parents cartoonI shook my head slowly at the thought of Murray Bowen taking up permanent residence in my head. Sure, I can see the value in looking at a person’s issues through the lens of intergenerational patterns and family systems, but as my only, primary orientation? No. So many others had much more to offer, from Jung’s wounded healer to the post modernists and narrative therapy, feminist theory, attachment theory. I couldn’t imagine latching onto just one way of being a counselor when so many modalities offered so many ways to work with people with a variety of needs.

And now this quarter we added Carl Rogers’ Person Centered Therapy and his Unconditional Positive Regard, along with Fritz Perls and Gestalt, John Cabot-Zinn’s mindfulness as well as Pema Chodron to the mix. I am even more convinced that limiting myself to one theoretical lens would be a mistake. Shortsighted.

The metaphor is overdone, but apt—the more tools I have in my tool belt, the more useful I can be to more people. Every client is going to be different. I need to be able to adapt. There aren’t many similarities between working in technology and working as a counselor, except this one: sometimes there are a variety of ways to approach a problem and finding a good solution is often a matter of “testing and tweaking” to see what works best.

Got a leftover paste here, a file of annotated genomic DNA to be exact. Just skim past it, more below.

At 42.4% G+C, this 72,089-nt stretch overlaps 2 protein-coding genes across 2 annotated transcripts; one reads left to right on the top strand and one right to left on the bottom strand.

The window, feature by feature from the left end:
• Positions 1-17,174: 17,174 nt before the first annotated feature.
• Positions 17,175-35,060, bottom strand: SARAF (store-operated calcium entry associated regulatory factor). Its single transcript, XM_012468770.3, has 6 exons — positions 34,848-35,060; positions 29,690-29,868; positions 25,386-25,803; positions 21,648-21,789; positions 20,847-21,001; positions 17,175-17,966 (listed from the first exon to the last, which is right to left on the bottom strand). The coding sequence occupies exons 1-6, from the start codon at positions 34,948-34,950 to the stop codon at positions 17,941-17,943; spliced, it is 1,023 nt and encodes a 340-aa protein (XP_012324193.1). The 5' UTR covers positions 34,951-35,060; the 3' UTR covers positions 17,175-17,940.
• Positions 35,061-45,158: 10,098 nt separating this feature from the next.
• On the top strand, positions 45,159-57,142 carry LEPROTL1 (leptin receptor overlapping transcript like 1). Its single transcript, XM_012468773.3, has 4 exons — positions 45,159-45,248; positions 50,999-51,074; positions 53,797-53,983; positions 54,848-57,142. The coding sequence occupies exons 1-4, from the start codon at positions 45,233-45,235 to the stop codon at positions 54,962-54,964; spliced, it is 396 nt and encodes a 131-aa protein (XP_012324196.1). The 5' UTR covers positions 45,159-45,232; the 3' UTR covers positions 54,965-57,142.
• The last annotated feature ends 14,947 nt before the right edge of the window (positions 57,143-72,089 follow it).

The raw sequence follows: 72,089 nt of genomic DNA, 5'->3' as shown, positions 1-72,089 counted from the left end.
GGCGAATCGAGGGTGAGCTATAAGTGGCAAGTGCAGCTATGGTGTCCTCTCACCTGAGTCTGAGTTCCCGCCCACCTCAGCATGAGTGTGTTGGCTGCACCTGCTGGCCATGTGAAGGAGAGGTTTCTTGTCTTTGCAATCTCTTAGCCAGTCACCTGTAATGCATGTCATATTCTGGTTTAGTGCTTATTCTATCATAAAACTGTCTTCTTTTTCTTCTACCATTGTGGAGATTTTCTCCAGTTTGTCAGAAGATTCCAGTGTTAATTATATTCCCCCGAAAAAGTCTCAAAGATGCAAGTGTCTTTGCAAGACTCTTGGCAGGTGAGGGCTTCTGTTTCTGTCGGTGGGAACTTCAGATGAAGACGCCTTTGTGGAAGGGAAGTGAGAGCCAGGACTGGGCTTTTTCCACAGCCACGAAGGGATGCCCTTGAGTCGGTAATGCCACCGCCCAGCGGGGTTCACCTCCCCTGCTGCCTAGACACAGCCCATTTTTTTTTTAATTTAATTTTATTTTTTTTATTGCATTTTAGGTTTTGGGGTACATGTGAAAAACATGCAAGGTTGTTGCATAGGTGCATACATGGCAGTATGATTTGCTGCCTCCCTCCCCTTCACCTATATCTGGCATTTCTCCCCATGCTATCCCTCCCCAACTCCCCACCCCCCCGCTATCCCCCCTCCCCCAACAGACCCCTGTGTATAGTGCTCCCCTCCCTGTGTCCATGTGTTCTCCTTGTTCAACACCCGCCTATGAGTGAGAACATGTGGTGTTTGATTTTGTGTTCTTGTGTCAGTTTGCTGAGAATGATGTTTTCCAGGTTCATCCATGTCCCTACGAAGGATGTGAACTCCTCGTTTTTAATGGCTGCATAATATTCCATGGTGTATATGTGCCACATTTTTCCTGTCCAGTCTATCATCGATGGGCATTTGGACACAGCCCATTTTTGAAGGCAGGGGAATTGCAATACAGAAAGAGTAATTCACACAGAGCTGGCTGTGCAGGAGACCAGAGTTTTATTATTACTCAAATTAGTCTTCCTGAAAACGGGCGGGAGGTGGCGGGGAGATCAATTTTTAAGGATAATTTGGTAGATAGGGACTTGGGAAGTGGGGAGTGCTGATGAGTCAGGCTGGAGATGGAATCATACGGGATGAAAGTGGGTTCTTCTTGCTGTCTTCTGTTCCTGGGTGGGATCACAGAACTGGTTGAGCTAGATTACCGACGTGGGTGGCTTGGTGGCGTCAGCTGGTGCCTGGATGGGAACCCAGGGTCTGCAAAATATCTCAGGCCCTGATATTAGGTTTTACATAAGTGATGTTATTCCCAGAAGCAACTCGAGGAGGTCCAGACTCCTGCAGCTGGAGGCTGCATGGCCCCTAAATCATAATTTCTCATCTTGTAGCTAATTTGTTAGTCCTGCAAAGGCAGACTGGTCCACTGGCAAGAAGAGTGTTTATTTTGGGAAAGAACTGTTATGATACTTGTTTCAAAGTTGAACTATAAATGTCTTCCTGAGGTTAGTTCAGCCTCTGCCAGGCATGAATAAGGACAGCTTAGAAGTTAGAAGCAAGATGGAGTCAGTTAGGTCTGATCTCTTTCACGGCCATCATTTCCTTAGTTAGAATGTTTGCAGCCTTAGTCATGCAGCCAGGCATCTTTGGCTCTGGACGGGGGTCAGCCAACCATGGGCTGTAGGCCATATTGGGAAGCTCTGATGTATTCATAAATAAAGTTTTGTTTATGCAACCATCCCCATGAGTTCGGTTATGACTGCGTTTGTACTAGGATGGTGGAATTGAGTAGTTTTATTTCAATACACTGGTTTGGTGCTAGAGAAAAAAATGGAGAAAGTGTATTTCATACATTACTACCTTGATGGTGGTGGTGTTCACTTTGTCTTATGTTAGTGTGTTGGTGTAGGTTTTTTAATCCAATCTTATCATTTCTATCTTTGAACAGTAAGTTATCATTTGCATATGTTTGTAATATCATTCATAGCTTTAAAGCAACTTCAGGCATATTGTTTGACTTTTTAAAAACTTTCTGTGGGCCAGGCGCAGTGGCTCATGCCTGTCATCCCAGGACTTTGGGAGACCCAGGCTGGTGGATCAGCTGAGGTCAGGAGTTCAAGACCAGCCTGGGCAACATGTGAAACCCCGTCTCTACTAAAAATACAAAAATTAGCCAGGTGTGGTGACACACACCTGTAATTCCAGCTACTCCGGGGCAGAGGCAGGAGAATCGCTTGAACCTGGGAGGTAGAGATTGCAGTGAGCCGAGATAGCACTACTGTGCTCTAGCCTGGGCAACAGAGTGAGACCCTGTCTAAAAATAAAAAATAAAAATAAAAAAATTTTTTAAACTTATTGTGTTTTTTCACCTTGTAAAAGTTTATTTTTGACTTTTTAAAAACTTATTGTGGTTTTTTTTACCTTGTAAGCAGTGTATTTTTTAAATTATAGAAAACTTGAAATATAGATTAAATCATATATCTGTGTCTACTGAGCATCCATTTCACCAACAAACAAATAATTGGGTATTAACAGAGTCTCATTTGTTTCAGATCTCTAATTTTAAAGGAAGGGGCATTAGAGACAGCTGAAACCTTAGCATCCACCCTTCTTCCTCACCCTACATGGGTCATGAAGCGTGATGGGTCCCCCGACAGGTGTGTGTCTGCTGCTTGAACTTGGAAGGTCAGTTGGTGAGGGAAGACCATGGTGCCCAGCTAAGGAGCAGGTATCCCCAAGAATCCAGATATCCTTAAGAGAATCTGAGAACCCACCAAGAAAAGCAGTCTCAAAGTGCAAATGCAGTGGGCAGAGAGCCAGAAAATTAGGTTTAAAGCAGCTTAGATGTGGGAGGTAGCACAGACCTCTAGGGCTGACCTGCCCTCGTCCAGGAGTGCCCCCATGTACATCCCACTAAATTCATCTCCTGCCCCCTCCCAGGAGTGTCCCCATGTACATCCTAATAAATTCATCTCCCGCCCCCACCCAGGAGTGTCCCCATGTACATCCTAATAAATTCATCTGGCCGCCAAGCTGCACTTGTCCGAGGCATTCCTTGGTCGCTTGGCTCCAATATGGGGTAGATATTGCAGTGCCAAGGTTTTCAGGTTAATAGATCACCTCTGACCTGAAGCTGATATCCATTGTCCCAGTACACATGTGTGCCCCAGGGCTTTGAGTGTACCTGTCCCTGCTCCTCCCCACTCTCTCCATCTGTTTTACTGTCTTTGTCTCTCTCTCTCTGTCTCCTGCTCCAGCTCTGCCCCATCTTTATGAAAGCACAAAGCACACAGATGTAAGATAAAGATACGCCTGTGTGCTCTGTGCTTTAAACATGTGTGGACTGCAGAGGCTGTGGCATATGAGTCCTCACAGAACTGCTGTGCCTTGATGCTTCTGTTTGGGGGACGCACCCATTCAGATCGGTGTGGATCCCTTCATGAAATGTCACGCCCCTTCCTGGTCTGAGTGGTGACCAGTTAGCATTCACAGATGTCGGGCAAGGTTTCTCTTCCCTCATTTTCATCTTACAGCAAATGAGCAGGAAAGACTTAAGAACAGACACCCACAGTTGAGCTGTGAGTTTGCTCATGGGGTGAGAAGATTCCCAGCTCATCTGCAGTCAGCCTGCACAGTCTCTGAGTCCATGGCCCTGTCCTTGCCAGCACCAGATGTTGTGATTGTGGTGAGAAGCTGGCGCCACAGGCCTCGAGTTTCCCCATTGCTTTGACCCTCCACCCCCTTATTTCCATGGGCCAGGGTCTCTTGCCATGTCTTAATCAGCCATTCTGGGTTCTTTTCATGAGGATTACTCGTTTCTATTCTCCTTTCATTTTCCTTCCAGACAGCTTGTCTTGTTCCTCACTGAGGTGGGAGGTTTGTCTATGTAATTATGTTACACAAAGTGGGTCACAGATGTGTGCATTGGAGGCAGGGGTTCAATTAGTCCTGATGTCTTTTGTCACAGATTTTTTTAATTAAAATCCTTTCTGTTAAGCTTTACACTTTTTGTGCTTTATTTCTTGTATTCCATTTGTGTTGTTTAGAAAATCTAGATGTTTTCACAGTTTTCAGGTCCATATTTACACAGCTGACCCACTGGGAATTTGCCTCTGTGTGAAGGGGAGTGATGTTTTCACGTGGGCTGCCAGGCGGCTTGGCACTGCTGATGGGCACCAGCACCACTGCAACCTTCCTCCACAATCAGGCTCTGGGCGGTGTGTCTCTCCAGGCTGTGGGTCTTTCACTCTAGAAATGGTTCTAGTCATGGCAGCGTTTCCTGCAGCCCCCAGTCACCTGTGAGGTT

As a writer, reader, and storyteller, I’ve always found narrative therapy to be the modality that draws me in. I am attracted to counseling for the same reasons I am a writer—I want my misery, and indeed everyone’s—to be meaningful. As Mary Pipher writes in her Letters to a Young Therapist, as counselors and writers, we get to use our experiences twice and encourage others to do the same. Additionally, I am attracted to narrative therapy’s post-modernist bent, the idea that it is not the individual who is sick, but the culture in which the individual lives. That depression, anxiety, PTSD for example, are legitimate responses to living in a culture that too often demands we abandon our authentic selves. Not to mention that we live in a world that insists on dividing us by race, socioeconomic status, ability, sexual orientation, gender, ethnicity, religion, and more.chickencouch